I also forgot the Glide at Sports Basement (where I was also at this morning) and was forced to try to find it at the mall (the SF mall is right next to my gym so easy access). I went to Footlocker and Lady Footlocker and asked for Glide and everyone wrinkled their noses at me. I knew what they were thinking. I wanted to tell them, “It’s for chafing. Not for sex!” but I refrained. Seriously though, I don’t know why Glide is not more commonly recognized. It’s sort of like an active person’s fix-all.

So now I have my Hello Kitty luggage tag. And plenty of Glide. Oh, and I went to BevMo to stock up on little tiny bottles of alcohol we can fit into our quart sized Ziploc bags for the flight. Really, I think that’s all we need. Next up: traveler’s checks and a flight to Bangkok!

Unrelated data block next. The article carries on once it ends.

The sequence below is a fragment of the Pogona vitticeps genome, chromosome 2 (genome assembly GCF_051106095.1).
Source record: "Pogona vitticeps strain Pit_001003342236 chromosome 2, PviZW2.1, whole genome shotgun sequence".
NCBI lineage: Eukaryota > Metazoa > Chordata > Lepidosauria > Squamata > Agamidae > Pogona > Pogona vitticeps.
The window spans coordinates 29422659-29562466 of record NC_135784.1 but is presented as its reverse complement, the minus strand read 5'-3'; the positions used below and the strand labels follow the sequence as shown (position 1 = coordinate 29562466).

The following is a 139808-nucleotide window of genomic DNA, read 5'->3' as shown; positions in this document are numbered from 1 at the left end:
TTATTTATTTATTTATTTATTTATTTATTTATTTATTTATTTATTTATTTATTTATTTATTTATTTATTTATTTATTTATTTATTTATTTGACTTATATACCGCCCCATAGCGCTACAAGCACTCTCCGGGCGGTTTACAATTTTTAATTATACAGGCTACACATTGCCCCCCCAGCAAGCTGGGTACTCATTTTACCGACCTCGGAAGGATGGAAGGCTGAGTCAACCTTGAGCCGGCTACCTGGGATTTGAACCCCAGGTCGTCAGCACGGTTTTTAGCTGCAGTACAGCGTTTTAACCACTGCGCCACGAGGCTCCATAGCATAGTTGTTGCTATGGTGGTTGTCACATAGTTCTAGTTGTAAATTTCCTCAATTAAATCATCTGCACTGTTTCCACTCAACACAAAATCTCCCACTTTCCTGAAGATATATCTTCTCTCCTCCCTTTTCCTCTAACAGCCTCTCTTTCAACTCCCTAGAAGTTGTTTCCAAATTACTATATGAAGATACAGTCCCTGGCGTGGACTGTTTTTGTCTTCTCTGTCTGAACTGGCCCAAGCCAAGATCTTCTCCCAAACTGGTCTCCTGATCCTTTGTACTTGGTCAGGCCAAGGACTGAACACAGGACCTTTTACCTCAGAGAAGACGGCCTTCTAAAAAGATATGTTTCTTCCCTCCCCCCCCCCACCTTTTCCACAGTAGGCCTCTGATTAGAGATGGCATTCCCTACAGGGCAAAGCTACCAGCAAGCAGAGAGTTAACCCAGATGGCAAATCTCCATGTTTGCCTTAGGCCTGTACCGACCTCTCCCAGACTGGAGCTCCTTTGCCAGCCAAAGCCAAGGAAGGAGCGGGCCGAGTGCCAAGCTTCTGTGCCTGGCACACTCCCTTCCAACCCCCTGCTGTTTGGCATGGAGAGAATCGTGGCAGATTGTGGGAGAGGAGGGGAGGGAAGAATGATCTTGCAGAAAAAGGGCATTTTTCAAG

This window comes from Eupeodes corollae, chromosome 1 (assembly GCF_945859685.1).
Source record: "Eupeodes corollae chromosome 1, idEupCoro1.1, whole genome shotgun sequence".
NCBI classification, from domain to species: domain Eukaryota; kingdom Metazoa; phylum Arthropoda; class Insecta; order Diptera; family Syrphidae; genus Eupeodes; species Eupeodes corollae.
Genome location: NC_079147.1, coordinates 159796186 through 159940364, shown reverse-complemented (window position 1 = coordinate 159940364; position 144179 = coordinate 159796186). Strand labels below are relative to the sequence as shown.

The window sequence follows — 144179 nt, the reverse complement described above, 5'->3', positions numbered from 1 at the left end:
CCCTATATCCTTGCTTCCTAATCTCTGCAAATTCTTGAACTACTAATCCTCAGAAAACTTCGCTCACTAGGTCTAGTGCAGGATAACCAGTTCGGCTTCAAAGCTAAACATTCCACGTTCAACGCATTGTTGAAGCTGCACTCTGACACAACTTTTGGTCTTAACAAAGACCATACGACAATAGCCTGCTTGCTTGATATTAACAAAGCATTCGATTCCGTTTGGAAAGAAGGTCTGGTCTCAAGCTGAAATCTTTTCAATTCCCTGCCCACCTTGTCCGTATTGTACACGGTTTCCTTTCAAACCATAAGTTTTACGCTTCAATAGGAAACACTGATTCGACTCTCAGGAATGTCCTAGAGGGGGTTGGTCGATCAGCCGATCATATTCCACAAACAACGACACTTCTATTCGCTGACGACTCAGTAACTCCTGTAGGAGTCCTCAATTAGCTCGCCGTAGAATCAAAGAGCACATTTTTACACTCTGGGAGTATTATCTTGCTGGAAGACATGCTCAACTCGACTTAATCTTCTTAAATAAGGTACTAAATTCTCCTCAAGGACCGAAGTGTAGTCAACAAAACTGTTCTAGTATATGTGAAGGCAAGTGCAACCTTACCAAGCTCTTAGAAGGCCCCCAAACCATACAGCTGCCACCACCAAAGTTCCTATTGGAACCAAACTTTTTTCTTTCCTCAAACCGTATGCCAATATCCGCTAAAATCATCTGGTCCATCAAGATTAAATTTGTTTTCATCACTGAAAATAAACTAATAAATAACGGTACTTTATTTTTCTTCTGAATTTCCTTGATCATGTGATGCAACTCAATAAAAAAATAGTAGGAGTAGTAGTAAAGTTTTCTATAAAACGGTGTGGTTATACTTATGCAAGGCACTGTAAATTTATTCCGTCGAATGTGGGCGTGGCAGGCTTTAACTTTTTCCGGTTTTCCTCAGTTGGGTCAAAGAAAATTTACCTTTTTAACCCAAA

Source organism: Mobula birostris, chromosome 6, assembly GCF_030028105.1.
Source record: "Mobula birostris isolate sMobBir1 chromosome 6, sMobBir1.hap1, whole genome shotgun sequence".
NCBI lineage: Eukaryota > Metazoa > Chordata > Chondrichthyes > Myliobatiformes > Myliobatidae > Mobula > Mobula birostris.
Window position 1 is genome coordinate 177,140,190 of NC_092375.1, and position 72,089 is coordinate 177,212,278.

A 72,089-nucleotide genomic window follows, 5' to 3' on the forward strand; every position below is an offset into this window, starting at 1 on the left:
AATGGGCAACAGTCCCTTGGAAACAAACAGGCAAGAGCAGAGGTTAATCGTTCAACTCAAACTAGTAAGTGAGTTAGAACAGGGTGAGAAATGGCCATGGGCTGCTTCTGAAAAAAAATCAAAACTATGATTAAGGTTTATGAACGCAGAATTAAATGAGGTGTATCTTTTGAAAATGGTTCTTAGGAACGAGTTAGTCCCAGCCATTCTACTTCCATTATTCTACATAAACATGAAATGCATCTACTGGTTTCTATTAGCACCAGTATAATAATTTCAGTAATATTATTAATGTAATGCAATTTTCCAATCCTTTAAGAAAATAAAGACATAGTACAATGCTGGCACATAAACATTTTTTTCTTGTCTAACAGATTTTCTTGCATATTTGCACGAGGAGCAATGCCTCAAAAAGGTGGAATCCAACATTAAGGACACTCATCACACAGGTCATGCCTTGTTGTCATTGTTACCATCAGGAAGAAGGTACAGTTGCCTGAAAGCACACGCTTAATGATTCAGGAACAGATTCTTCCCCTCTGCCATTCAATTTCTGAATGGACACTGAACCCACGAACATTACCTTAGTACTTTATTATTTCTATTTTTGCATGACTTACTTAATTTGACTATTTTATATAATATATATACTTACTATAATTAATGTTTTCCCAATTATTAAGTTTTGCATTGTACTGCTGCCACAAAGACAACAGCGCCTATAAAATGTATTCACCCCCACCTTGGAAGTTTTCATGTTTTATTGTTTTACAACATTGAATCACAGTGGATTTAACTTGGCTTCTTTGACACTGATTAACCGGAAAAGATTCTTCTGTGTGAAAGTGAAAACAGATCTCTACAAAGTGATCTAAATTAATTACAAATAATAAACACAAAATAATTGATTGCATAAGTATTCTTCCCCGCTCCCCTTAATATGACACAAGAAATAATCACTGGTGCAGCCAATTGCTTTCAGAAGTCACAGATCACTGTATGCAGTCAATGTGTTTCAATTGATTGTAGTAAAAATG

This is why I don’t wax more often

Thursday, October 8th, 2009

I went and got a Brazilian bikini wax today — you know, maintenance for the Laos trip to minimize any need to shave. I’ve done this now 3 times in my life in probably about as many years. The first time just because I’d never done it before and wanted to, you know, experience something new. The second time as a present to my significant other. This time for the trip.

I do it so infrequently, I completely forget how painful it’s going to be. It’s probably why I wait an entire year to go back because it takes that long to wipe out the memory of the pain. I tend to laugh as a coping mechanism for a variety of reasons and excruciating pain is one of them so every time she’d yank a strip of hair off, I’d start giggling. We were talking about all sorts of things, and everything made me laugh. I probably sounded high.